Canadian Antibiotics

Apr 25, 2017

By Trevor Shewfelt, Pharmacist at the Dauphin Clinic Pharmacy

"Dustin Byfuglien finishes his lap around MTS center. He kisses Lord Stanley's Cup and hands it off to Patrick Laine." That is the call I want to hear Dennis Beyak of Winnipegosis make. But I guess it won't be this year. The Jets didn't make the post season, but 5 Canadian teams did. Although that number of 5 is dropping, it is still so much better than the complete absence of Canadian teams in the NHL playoffs last year. There are only 2 problems this year's NHL playoffs: the Leafs are in the post season, and the playoffs reinforce a Canadian stereotype. You know, the stereotype that Canadians are only good at hockey, saying sorry, maple syrup and ground breaking research into antibiotic resistance.

I don't know if Dr. Nathalie Tufenkji plays hockey, but if she doesn't, someone should teach her. She certainly should be on a poster as a future Canadian Icon. Dr. Tufenkji and her team from McGill University in Montreal presented some sweet findings to the American Chemical Society. They produced an extract of maple syrup that may be useful in fighting infections. Dr. Tufenkji's team actually started with store bought maple syrup. They then extracted phenolic compounds from the water and sugar in the maple syrup.

The maple syrup extract didn't kill any disease causing bacteria on its own. However, when combined with the antibiotic ciprofloxacin or carbenicillin, the phenolic compounds from the maple syrup caused an interesting synergy. The maple syrup extract allowed the team to get the same bacterial killing using 90 percent less antibiotic. The McGill team tried the maple syrup extract and antibiotic combinations on E. coli which can cause stomach problems, Proteus mirabilis with can cause bladder infections and Pseudomonas aeruginosa which can cause infections that patients pick up in hospitals.

Dr. Tufenkji and her colleagues eventually infected fruit flies and moth larvae with bacteria and then treated them with antibiotics plus maple syrup extract and without maple syrup extract. The fruit flies and moth larvae that got the antibiotics plus maple syrup extract lived longer than those that got just antibiotics. Dr. Tufenkji and her team think the maple syrup extract changes the permeability of the bacteria, so it is easier for the antibiotic to get into the bacteria. They also think the maple syrup extract stops the pumps in the bacteria that would normally remove the toxic antibiotic. This means not only can the antibiotic get into the bacteria easier, once it is inside, the bacteria can't get rid of it. This could explain why the researchers needed 90 percent less antibiotic when they used the maple syrup extract.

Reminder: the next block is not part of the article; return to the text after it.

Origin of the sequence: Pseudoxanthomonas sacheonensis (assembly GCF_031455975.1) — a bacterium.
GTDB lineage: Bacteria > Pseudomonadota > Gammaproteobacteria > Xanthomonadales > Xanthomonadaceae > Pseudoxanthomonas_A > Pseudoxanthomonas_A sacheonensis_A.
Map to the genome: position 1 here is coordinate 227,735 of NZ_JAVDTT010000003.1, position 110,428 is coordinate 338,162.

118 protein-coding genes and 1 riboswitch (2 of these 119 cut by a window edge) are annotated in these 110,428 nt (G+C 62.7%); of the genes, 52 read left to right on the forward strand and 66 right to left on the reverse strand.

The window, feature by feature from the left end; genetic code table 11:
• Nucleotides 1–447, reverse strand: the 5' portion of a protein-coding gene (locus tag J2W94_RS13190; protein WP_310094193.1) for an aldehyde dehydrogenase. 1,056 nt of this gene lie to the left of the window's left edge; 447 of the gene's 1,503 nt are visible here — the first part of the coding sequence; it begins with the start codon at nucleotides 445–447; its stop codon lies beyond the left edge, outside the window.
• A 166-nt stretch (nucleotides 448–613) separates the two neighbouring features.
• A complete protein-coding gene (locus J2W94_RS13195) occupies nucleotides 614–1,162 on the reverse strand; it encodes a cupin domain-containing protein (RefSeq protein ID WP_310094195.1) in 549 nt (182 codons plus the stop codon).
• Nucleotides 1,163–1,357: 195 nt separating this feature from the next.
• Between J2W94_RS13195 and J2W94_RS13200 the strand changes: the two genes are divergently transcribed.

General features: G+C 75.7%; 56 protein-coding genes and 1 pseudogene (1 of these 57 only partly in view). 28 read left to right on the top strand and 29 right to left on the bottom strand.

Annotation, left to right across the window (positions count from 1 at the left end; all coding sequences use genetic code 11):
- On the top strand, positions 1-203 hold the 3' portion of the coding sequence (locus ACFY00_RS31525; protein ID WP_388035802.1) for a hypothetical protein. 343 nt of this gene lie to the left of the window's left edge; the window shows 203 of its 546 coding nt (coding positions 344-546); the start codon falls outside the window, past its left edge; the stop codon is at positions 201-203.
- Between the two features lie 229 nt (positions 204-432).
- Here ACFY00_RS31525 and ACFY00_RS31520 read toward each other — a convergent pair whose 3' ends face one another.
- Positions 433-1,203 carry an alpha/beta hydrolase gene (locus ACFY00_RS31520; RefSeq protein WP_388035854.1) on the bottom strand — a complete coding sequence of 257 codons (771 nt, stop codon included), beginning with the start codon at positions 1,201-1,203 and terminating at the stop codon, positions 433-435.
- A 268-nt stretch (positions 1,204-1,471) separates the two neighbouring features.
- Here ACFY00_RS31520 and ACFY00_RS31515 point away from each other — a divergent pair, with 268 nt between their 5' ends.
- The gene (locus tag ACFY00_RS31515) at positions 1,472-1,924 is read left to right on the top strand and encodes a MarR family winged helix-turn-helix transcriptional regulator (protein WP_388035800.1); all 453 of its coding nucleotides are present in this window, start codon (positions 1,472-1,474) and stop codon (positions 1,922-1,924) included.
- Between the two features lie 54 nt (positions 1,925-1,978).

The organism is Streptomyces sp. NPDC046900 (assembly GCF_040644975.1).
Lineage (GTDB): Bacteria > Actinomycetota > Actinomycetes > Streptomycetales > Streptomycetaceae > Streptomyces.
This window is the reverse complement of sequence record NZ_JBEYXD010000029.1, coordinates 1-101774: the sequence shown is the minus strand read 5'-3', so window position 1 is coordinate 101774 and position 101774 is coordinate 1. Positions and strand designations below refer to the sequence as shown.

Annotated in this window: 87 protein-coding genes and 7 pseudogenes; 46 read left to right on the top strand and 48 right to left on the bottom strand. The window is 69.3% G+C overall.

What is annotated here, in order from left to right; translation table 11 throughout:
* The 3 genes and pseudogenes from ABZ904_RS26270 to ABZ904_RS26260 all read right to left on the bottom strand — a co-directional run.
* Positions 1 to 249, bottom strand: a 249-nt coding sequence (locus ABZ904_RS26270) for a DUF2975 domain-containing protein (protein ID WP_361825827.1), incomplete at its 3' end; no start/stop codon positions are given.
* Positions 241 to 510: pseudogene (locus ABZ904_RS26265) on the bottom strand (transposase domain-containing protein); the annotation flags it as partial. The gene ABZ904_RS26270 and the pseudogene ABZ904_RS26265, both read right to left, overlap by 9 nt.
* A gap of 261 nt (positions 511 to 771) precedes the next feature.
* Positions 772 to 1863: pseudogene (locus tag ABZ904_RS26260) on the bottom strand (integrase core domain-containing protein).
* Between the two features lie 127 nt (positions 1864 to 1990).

Meanwhile at St. Boniface Hospital in Winnipeg, Dr. Grant Pierce and Dr. Pavel Dibrov have developed a new compound they called PEG-2S. PEG-2S cuts off the energy supply to bacteria. They published their work in the Canadian Journal of Physiology and Pharmacology.

One of the interesting things about PEG-2S, is it attacks a different target than traditional antibiotics. The antibiotics we use now attack three main areas in the bacteria. They attack the cell wall, how the bacteria makes proteins and how the bacteria replicates its DNA. Dr. Pierce and Dr. Dibrov think PEG-2S stops the bacteria from being able to change food into energy. The researchers found that the energy making machinery in Chlamydia trachomatis (a bacteria that can cause sexually transmitted disease) is different from the energy making machinery in human cells. When PEG-2S stops Chlamydia trachomatis from being able to produce energy that hurts or kills the bacteria but, it doesn't affect how the human cells around it produce their energy. That means potential side effects of PEG-2S are less likely.

The research in Montreal and Winnipeg on killing bacteria is fascinating. However, neither of these is likely to produce a medication I can stock in the pharmacy for at least ten years. But they do go to show that the folks of the True North are good with test tubes as well as hockey pucks. Next winter remind your daughters and sons to stuff a science textbook into their hockey bag for those long road trips. To round out the 2017 season, congratulations to the Portage Terriers for winning the MJHL. I'm sure the Dauphin Kings will knock them off their seemingly perpetual perch next year. For the NHL awards, Laine is better than Matthews no matter how the Calder Cup voting goes. And if you are a life long Leafs fan, I'm sorry. That's it. I'm just sorry.

As always if you have any questions or concerns about these or other products, ask your pharmacist.

The information in this article is intended as a helpful guide only. It is not intended to be used as a substitute for professional advice. If you have any questions about your medications and what is right for you see your doctor, pharmacist or other health care professional.

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No more ‘superbugs'? Maple syrup extract enhances antibiotic action -

Canadian researchers find new compound to potentially fight antibiotic-resistant infections -

Development of a novel rationally designed antibiotic to inhibit a nontraditional bacterial target -

No more ‘superbugs'? Maple syrup extract enhances antibiotic action -


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